Chapter 6 Overview

On average, lighting consumes 25% of the energy used by office buildings in the U.S. Many office buildings operate with highly inefficient lighting systems, with lighting that stays on when spaces are vacant, daylit spaces that are artificially lit all day and outdated lighting source technologies. In addition to having a high energy demand, inefficient lighting systems release a large portion of drawn electricity as waste heat, adding to an office’s cooling load and requiring additional energy expenditure for air-conditioning. As a result, increasing lighting efficiency not only decreases energy costs associated with lighting, but may also reduce energy costs associated with HVAC. The efficiency of an office lighting system can be increased through:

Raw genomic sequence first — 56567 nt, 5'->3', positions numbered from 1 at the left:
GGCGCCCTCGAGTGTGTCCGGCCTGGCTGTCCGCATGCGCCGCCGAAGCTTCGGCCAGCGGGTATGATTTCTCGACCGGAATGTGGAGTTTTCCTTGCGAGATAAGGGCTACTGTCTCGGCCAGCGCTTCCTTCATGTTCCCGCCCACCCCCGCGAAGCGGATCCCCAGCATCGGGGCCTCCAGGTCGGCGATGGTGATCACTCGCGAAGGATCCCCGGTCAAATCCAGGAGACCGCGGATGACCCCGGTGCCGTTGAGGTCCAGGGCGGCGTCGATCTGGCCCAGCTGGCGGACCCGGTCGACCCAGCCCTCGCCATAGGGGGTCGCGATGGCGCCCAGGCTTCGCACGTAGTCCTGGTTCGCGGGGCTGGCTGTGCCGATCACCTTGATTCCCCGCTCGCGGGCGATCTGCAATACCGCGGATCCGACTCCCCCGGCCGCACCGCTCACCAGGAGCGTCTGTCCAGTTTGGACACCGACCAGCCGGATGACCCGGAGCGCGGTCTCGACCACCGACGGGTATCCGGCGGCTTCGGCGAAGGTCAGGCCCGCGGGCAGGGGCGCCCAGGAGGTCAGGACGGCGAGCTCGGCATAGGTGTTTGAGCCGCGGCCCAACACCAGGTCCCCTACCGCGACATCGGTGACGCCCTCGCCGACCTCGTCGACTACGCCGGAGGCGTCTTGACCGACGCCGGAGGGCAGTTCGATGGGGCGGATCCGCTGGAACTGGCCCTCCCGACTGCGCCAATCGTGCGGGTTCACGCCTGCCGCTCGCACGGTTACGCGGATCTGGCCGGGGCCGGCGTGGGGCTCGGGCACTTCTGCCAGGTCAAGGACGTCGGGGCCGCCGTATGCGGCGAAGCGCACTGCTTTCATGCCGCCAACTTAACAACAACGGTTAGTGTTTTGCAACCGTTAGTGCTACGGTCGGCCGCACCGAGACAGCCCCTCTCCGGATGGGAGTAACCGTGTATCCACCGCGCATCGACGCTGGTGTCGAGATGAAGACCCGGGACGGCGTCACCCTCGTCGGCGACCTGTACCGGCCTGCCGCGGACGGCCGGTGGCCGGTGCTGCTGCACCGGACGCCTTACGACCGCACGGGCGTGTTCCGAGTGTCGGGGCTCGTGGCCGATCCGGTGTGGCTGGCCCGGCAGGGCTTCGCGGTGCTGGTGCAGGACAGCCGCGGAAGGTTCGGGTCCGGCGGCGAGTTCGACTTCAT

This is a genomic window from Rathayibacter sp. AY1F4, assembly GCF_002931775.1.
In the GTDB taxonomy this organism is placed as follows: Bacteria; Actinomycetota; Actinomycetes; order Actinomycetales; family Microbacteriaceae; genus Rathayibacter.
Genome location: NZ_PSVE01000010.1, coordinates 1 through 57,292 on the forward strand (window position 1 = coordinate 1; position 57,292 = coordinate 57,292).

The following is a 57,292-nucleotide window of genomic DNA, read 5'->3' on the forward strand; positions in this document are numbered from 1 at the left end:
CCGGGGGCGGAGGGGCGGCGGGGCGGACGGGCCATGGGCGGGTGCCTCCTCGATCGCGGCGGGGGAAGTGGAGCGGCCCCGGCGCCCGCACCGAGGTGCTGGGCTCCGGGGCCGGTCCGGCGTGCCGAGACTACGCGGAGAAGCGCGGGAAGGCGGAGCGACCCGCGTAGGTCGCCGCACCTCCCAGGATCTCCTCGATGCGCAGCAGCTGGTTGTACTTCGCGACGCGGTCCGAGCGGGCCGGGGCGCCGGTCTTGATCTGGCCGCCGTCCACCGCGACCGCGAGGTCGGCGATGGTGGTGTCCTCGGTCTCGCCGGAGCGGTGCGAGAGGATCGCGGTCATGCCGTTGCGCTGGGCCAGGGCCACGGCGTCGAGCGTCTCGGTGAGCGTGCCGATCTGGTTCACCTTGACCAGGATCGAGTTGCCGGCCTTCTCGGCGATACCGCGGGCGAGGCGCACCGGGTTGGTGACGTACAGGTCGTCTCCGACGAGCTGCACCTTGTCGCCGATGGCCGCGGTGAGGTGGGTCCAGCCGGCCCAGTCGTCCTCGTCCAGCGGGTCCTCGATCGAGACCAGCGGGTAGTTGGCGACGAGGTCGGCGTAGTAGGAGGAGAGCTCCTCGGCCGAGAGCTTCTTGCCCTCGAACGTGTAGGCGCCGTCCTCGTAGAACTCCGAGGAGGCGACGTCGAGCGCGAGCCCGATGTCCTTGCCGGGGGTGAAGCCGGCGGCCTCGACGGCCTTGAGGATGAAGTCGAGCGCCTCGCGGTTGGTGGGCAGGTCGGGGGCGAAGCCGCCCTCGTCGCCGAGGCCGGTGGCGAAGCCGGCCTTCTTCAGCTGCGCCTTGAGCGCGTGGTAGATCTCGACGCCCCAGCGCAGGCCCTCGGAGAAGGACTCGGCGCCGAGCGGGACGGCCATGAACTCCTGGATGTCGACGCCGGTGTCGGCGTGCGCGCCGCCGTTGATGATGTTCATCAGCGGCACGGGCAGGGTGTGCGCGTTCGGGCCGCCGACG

• Education and behavioral changes, such as encouraging employees to turn off
unnecessary lights

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• Lighting controls that ensure light levels are adjusted to the correct intensity and
lamps are illuminated only when and where they are necessary

• Upgrading lighting systems with higher efficiency technologies

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